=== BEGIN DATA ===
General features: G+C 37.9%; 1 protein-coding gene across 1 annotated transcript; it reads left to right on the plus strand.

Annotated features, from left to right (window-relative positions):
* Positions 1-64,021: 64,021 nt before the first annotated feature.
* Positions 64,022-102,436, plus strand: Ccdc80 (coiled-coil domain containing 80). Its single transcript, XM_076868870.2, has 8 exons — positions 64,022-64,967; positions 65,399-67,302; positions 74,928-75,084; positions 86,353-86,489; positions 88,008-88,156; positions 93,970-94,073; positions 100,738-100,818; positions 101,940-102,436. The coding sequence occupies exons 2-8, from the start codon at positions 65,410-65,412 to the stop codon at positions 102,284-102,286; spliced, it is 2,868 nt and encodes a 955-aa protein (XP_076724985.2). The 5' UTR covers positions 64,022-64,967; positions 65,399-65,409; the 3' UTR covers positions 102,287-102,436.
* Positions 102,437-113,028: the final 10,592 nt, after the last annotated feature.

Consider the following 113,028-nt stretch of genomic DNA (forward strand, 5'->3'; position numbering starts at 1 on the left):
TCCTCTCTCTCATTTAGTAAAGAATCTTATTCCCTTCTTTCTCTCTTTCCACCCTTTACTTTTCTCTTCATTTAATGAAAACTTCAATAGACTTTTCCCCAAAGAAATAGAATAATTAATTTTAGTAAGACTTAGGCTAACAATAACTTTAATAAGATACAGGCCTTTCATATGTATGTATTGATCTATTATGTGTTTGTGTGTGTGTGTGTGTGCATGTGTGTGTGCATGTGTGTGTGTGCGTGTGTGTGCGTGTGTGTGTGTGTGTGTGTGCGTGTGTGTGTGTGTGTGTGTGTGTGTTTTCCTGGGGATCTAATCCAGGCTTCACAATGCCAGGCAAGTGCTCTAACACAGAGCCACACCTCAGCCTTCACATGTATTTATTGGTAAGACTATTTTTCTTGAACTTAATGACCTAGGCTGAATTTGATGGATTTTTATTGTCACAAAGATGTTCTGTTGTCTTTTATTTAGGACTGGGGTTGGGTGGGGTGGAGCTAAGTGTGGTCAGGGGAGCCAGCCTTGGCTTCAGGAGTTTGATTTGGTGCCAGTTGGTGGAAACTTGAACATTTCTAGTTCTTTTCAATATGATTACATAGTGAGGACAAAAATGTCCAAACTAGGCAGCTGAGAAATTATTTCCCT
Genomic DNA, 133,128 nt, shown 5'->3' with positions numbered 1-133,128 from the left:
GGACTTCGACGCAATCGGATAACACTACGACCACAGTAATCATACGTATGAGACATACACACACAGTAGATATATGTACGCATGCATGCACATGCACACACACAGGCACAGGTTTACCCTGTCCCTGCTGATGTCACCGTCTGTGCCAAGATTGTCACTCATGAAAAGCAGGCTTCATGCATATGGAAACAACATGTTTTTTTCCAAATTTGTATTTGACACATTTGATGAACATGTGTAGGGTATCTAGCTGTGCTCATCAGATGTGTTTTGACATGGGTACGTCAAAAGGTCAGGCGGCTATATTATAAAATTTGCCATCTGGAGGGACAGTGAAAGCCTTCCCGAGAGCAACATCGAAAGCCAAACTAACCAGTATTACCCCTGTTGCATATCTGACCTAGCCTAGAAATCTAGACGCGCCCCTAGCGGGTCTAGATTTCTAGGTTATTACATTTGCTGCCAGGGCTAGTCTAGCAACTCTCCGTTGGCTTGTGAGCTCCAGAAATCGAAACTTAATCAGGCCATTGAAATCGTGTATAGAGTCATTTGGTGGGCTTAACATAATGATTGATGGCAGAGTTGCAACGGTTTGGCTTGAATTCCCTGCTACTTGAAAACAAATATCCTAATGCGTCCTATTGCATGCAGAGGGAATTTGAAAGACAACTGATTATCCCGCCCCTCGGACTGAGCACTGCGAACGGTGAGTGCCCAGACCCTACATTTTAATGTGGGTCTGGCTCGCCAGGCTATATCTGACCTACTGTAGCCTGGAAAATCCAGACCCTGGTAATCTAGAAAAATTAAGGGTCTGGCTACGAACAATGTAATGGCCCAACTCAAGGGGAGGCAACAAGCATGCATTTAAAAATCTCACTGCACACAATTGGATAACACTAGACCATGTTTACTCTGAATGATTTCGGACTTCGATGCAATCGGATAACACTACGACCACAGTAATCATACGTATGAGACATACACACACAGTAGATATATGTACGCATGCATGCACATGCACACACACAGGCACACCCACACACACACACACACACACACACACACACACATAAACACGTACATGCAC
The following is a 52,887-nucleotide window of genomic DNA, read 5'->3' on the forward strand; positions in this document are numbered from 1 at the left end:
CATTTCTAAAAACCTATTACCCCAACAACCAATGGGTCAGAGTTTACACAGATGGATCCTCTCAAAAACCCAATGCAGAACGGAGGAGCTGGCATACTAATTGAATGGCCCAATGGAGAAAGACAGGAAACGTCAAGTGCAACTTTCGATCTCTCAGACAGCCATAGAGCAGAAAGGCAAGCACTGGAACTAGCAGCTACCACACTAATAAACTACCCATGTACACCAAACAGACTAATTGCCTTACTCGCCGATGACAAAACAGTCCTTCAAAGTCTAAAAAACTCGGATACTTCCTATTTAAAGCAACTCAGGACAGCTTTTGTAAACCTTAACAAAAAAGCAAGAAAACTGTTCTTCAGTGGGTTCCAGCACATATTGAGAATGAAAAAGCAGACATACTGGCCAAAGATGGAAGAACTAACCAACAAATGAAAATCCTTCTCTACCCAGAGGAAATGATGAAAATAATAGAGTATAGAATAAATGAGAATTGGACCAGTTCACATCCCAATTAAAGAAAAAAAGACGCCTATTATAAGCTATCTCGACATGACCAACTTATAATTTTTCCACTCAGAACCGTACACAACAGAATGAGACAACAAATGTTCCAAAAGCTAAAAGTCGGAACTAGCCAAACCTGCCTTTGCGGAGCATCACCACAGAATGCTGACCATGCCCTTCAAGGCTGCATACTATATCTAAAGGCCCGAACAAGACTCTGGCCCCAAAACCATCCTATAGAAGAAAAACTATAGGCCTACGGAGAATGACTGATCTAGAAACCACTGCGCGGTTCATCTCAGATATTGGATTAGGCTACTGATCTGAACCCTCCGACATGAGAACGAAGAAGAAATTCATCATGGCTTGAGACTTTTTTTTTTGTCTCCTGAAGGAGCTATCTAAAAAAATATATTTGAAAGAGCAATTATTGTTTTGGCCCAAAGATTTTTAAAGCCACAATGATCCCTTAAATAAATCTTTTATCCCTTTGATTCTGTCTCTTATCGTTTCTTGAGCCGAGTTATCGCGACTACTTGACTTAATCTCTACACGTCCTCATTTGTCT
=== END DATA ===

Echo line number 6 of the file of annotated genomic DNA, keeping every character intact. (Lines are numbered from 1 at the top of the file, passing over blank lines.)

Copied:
Consider the following 113,028-nt stretch of genomic DNA (forward strand, 5'->3'; position numbering starts at 1 on the left):